Black, a dangerous but not new color for the Arctic

-Karin Almlöf

karin

No one has missed that particulate matter and in particularly soot (black carbon) colors the ice and snow in the arctic black and contributes to an even more rapid melting process. The black carbon comes from incomplete combustion of fossil fuels and biomass in various sources at land and at sea. Shipping are today seen as a secondary source, but as shipping activities increases in the Arctic the concern of burning heavy fuel oil in ships is raising. Immediate reductions of black carbon emissions could slow the Arctic warming in a short period of time and “buy” some time to come up with more effective CO2 mitigation measures.

The Arctic Council has had black carbon emissions high on its agenda lately, the emissions are expected to “exceed 2004 levels nearly fivefold by 2030 and over 18-fold by 2050 with a high-growth scenario for Arctic shipping” 15 international environmental experts and spokespersons state in an open letter to Ambassador David Balton of the U.S. State Department to take action on heavy fuel oil (www.maritime-executive.com).

The article Keeping the Arctic White: Black Carbon and International Law” is based on the author’s upcoming paper ‘The Effectiveness of the Regulatory Regime for Black Carbon Mitigation in the Arctic” and considers “the ways in which black carbon emissions are regulated at the international level and demonstrate the limited relevance of the binding or non-binding nature of international norms in this respect”. The author Daria Shapovalova says; the distinctness of the black carbon problem from the regulatory point of view is that it belongs to both air pollution and climate change. On the international level, black carbon as an air pollutant is covered by the Gothenburg Protocol under the Convention on Long Range Transboundary Air Pollution (CLRTAP). As a climate forcer, it is being addressed by the Arctic Council non-binding BC and Methane Framework (www.thearcticinstitute.org).

 

The Arctic Council expert group on Black carbon and Methane 

An expert group was established at the Arctic Council in April 2015, and they met for the first time in January 2016. The group’s objective is to “periodically assess progress of the implementation of the Arctic Council’s Framework for Action on Black Carbon and Methane, and to inform policy makers from Arctic states and for participating Arctic Council Observer states. This includes preparing a “Summary of Progress and Recommendations” report, with appropriate conclusions and recommendations” (www.arctic-council.org).

A Nordic workshop on Action related to Short-lives Climate Forces Organized by the the Nordic Council of Ministers Climate and Air Quality Group in 2013

The workshop found that Short-lived air pollutants such as black carbon might have a larger impact on global warming than earlier assessments indicated. Measures to abate Short-lived Climate Forcers (SLCFs), especially for the Arctic, could reduce the speed of global warming in the shorter time frame of 20–30 years. One of the conclusions concerning international actions at the workshop was that “in accordance with the Svalbard Declaration the Nordic countries could intensify their efforts to reduce emissions of SLCFs at a global level and work more closely together internationally to advocate more ambitious regulation of such emissions”. Further they concluded that there may also be benefits of from closer Nordic co-operation in voluntary international initiatives like the CCAC (Climate and Clean Air Coalition to Reduce Short-lived Climate Pollutants).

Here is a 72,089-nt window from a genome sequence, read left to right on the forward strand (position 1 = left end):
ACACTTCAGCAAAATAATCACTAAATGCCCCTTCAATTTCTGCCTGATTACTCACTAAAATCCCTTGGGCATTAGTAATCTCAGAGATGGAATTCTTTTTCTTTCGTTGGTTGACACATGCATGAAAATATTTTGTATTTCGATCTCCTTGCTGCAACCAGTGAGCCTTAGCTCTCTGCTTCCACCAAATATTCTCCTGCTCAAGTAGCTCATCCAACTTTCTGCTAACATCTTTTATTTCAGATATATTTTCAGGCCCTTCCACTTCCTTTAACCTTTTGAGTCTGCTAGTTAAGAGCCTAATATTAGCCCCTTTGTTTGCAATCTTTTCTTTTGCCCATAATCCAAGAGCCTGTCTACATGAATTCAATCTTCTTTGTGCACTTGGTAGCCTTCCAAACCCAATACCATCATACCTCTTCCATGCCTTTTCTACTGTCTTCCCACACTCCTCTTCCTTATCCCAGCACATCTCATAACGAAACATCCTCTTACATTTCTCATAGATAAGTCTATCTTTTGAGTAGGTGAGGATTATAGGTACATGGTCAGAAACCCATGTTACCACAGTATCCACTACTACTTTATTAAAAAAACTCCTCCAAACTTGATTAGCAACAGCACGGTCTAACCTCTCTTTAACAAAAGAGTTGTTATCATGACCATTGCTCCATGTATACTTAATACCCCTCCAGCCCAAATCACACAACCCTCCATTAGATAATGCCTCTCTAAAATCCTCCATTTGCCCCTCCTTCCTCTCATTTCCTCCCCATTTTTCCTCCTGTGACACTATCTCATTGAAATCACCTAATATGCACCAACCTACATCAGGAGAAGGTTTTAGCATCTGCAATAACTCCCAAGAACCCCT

A disconnect between research and political progress

It seems to be a lot of talk about regulations of black carbon and the use of heavy fuel oil in the Arctic, but progress is slow, Sue Libenson, Senior Arctic Program Officer for Pacific Environment says:

  • A continuing disconnect between research and political progress remains when it comes to the issue of heavy fuel oil and shipping in arctic waters, And continues, “The Arctic Council identified a spill of heavy fuel oil as the top threat posed by shipping to the arctic environment in its 2009 comprehensive Arctic Marine Shipping Assessment. “However, the Arctic Council has taken no action to advise the shipping industry to curtail its use and switch to cleaner fuels. Concerns include the risk of an oil spill, black carbon emissions which especially speed climate change in the Arctic and greenhouse gas emissions” (www.maritime-executive.com).

Black carbon leaves the atmosphere in weeks, not decades or centuries like carbon dioxide or other greenhouse gases. To remove the source of pollution will be a highly effective way in both stopping the warming effects globally as well as improving the air quality in the Arctic (www.treehugger.com). One can ask why this very important issue of regulating these emissions isn’t fixed yet. Perhaps a combination of many chefs, the distance between research and policymakers and a slow Arctic Council lies behind.

 

References:

http://www.thearcticinstitute.org/2016/04/keeping-arctic-white-black-carbon-and.html

http://www.maritime-executive.com/article/fifteen-ngos-petition-arctic-council-on-hfo

http://www.arctic-council.org/

http://www.oecd-ilibrary.org/environment/nordic-workshop-on-action-related-to-short-lived-climate-forcers_tn2012-567

http://www.treehugger.com/natural-sciences/stopping-soot-emissions-only-way-to-prevent-runaway-arctic-sea-ice-melting.html

Photos by: NASA and the Arctic Council

 

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